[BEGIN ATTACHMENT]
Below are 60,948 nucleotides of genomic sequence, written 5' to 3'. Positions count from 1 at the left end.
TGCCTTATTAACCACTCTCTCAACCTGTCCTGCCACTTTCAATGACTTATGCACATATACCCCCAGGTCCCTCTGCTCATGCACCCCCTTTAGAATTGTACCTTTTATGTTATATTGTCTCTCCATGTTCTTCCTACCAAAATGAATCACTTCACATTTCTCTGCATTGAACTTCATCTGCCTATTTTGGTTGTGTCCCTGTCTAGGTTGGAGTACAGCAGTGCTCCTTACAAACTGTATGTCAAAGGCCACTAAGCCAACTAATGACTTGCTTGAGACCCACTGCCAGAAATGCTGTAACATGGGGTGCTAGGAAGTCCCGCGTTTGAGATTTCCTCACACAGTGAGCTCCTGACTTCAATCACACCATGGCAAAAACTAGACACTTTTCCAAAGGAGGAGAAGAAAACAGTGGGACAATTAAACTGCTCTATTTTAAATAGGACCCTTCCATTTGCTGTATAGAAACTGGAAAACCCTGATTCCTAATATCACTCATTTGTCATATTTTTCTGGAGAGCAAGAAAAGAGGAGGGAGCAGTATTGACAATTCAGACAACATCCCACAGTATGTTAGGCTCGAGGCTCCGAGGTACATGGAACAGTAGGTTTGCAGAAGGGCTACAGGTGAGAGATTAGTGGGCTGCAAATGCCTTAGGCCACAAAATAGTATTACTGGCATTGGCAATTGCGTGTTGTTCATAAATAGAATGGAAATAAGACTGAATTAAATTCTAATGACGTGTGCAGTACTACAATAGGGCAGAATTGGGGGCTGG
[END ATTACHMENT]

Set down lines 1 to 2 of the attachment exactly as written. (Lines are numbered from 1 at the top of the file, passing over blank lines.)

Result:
Below are 60,948 nucleotides of genomic sequence, written 5' to 3'. Positions count from 1 at the left end.
TGCCTTATTAACCACTCTCTCAACCTGTCCTGCCACTTTCAATGACTTATGCACATATACCCCCAGGTCCCTCTGCTCATGCACCCCCTTTAGAATTGTACCTTTTATGTTATATTGTCTCTCCATGTTCTTCCTACCAAAATGAATCACTTCACATTTCTCTGCATTGAACTTCATCTGCCTATTTTGGTTGTGTCCCTGTCTAGGTTGGAGTACAGCAGTGCTCCTTACAAACTGTATGTCAAAGGCCACTAAGCCAACTAATGACTTGCTTGAGACCCACTGCCAGAAATGCTGTAACATGGGGTGCTAGGAAGTCCCGCGTTTGAGATTTCCTCACACAGTGAGCTCCTGACTTCAATCACACCATGGCAAAAACTAGACACTTTTCCAAAGGAGGAGAAGAAAACAGTGGGACAATTAAACTGCTCTATTTTAAATAGGACCCTTCCATTTGCTGTATAGAAACTGGAAAACCCTGATTCCTAATATCACTCATTTGTCATATTTTTCTGGAGAGCAAGAAAAGAGGAGGGAGCAGTATTGACAATTCAGACAACATCCCACAGTATGTTAGGCTCGAGGCTCCGAGGTACATGGAACAGTAGGTTTGCAGAAGGGCTACAGGTGAGAGATTAGTGGGCTGCAAATGCCTTAGGCCACAAAATAGTATTACTGGCATTGGCAATTGCGTGTTGTTCATAAATAGAATGGAAATAAGACTGAATTAAATTCTAATGACGTGTGCAGTACTACAATAGGGCAGAATTGGGGGCTGG